It is wonderful to have so many people on the course (nearly 8000) and from so many different parts of the world. And it is wonderful to have such a rich mix of interests, and so many different reasons for joining in on our three week exploration of early Quaker history.
It has been a full week and there have been so great comments and great discussions taking place. The list of lesser known facts about the civil war or war of the three kingdoms was so rich. (Apologies again for our hiccup with the BBC video for those of you outside of Britain – we have now amended that step and offered alternative resources). The war and the general upheaval of the time presented a fertile context for the emergence of a new religious group offering hope, certainty and such a clear way of life in the 1650s.
Your posts have been very thought-provoking. For example, I hadn’t made the connection in the Fox passage we read and heard that he might deliberately have mentioned both Oxford and Cambridge as they represented different poles of religiosity. Neither one nor the other fitted anyone to be a minister of Christ. So, we really have formed a learning community and I have loved to see how we have helped each other along, people coming in with really helpful links and passages from Larry Ingle’s book on George Fox, First Among Friend, and other texts. The connections some are making between the seventeenth century and today’s world are very compelling.
The questions you have raised have been really good ones and the answers really useful too, eg the way Justice Bennet termed Fox at his blasphemy trial in Derby in 1650 a ‘Quaker’ but how the pejorative term stuck, how Fox had a private income, and whether or not we actually have any evidence that Fox ever went up Pendle Hill. On this, it is interesting that Fox never mentioned this part of his journey in the first version of his journal, only in the second, dictated (for he had a form of dyslexia and found writing difficult) in the 1670s.
Then, there have been our reflections on the kind of person Fox may have been. He never set himself up as having unique spiritual authority, although it is true that most other Quakers deferred to him. It is also true that he had a great confidence that he was right and obviously a fair dose of charisma. Quakerism was set up on a series of very grand claims – universal salvation and the shedding of original sin (which Fox believed in), perfection, the lack of need for any outward forms of faith (more on this in week 2), and the equal ministry of all who had been transformed – but these claims can also be seen as arrogant. It certainly felt that way for some of the other Christians of the time.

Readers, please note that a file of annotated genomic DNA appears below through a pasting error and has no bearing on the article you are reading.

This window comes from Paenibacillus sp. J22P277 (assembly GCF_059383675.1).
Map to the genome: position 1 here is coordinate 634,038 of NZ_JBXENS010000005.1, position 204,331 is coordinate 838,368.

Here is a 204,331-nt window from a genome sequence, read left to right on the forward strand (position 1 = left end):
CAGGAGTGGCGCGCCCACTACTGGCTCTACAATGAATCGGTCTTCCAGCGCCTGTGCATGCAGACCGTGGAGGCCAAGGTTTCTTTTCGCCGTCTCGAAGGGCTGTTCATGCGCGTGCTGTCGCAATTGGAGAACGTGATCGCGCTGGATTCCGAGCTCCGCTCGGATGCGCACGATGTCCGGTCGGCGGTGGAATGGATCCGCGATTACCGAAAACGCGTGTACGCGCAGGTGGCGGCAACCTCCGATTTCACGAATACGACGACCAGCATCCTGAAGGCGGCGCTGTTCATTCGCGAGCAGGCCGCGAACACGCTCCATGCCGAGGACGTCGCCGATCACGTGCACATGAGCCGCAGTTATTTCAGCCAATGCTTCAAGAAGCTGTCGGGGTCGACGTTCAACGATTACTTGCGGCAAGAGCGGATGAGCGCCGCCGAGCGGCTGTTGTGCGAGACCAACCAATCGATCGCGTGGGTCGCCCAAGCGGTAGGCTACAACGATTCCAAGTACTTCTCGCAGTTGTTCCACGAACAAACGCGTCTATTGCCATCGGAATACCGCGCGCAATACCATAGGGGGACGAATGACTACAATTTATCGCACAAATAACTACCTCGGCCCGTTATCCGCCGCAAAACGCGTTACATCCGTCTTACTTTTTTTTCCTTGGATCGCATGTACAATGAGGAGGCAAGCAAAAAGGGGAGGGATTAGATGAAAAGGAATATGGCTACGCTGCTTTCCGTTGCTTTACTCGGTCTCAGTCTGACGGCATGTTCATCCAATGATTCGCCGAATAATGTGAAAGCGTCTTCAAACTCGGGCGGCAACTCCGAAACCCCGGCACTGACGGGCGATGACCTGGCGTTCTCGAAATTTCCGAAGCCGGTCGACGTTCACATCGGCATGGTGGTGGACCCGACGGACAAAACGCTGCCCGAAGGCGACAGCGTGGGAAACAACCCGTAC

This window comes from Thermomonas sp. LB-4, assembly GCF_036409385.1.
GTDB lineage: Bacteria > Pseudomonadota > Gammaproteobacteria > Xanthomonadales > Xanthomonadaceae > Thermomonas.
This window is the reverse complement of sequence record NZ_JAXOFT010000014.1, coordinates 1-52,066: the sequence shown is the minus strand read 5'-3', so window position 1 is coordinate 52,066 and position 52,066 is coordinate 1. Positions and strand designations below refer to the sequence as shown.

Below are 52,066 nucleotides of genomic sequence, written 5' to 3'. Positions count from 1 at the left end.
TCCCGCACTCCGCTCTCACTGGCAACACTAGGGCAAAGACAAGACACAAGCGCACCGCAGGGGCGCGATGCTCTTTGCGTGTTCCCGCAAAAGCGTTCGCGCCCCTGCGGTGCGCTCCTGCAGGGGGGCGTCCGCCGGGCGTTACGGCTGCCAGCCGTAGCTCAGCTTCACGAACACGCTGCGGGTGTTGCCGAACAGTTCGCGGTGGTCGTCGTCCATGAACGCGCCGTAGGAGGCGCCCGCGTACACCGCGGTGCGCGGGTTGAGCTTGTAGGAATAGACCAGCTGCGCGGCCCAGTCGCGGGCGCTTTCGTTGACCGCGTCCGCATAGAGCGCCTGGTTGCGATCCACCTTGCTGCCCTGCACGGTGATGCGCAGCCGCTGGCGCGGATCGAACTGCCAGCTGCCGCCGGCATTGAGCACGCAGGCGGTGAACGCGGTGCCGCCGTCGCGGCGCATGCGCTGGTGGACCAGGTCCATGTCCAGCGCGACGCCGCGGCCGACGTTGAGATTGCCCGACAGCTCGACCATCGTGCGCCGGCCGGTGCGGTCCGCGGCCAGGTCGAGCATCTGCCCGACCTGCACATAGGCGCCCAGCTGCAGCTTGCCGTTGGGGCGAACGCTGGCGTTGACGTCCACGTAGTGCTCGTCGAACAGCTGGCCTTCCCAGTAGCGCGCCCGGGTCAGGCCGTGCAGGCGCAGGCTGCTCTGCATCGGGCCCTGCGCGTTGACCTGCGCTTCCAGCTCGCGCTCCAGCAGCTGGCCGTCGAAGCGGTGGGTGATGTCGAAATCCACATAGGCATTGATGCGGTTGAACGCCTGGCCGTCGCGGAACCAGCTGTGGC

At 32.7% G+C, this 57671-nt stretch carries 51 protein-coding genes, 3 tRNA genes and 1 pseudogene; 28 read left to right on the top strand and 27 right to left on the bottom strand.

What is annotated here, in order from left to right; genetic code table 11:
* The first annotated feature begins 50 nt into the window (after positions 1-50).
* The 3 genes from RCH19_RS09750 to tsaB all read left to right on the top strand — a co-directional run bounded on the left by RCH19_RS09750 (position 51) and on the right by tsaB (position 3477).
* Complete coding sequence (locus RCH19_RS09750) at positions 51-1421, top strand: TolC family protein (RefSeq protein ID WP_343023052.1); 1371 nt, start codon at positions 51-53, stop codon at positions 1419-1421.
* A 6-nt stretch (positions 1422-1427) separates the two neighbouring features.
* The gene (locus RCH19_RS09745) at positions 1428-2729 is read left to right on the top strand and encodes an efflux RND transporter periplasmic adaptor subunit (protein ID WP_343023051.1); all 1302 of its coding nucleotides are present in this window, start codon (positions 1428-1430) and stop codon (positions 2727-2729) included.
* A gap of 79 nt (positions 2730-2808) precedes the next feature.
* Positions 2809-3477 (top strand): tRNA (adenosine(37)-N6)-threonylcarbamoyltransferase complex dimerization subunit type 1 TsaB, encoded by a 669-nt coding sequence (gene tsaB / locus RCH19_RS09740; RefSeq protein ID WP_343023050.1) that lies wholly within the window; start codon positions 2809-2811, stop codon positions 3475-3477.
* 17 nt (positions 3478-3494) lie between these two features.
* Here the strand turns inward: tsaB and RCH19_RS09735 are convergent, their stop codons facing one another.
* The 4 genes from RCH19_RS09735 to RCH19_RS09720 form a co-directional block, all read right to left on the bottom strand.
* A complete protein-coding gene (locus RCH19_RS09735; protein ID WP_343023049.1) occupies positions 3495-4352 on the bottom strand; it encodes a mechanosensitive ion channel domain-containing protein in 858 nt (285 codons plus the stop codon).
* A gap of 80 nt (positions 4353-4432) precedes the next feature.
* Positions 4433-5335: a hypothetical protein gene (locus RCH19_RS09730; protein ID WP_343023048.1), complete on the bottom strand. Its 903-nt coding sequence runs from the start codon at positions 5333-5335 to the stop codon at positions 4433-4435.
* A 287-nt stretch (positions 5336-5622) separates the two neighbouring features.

Fox was clear he and his followers had a monopoly on spiritual truth. ‘Christ is come and is coming’: ‘Christ is come’ to the Quakers and ‘is coming’ to everyone else. This was the inward second coming of Christ. Communion was inward after Revelation 3:20, and silent worship was validated with reference to Revelation 8:1, ‘half an hour of silence in heaven after the breaking of the seventh seal.’ Christ was the inward teacher, Fox and other Friends of the Truth were merely to bring people to the foot of the cross. In one incident, a new convert pleaded with Edward Burrough to teach him more, but Burrough refused. Fox knew the Hebrew and Christian scriptures by heart and his writing is laced with references and quotations but the Bible was ultimately only the word, from others led by God, about the living Word, the inward Christ. There is no inconsistency between Fox’s preaching and his attitude to scripture and the necessity of direct revelation.
Unlike Quakerism today, particularly its permissive Liberal variant and its emphasis on unfolding truths (we will come to the different types of Quakers in the world today in week 3), the first Quakers, the Children of the Light or Friends of the Truth, or ‘Saints’ were clear they were right. My sense is that whilst some forms of ecumenical co-operation began in order to seek toleration for non-conformists in the 1670s, Quakers maintained a sense of themselves as the true church until the early nineteenth century. We must be careful not to think about the first Quakers in light of what we may know about Quakers today. Equally, no group of Quakers today is like these first Friends.
It is true that Quakerism was not the only radical group of the time and indeed we can see many of its traits in other groups. Fox never mentioned the civil war context or any human influences, whether Familist, Anabaptist or Leveller, although he owned a considerable library. We can see that Quaker thinking fits into the mystical tradition, but also that its presents silence and stillness as sufficient. Quakerism is mysticism alone, without any accompanying church tradition. Its theology is radical in comparison with other Christians with its idea of an inward second coming of Christ, and radical in terms of its consequences, eg the ministry of women and children. It is also politically radical, out of a place of faith, in terms of its levelling of society. We could see it as amalgam of different insights but some are distinctive and as a package, it is unique.
Many of the questions you have raised will I hope be answered by the material in week 2. I look forward to our time together next week.
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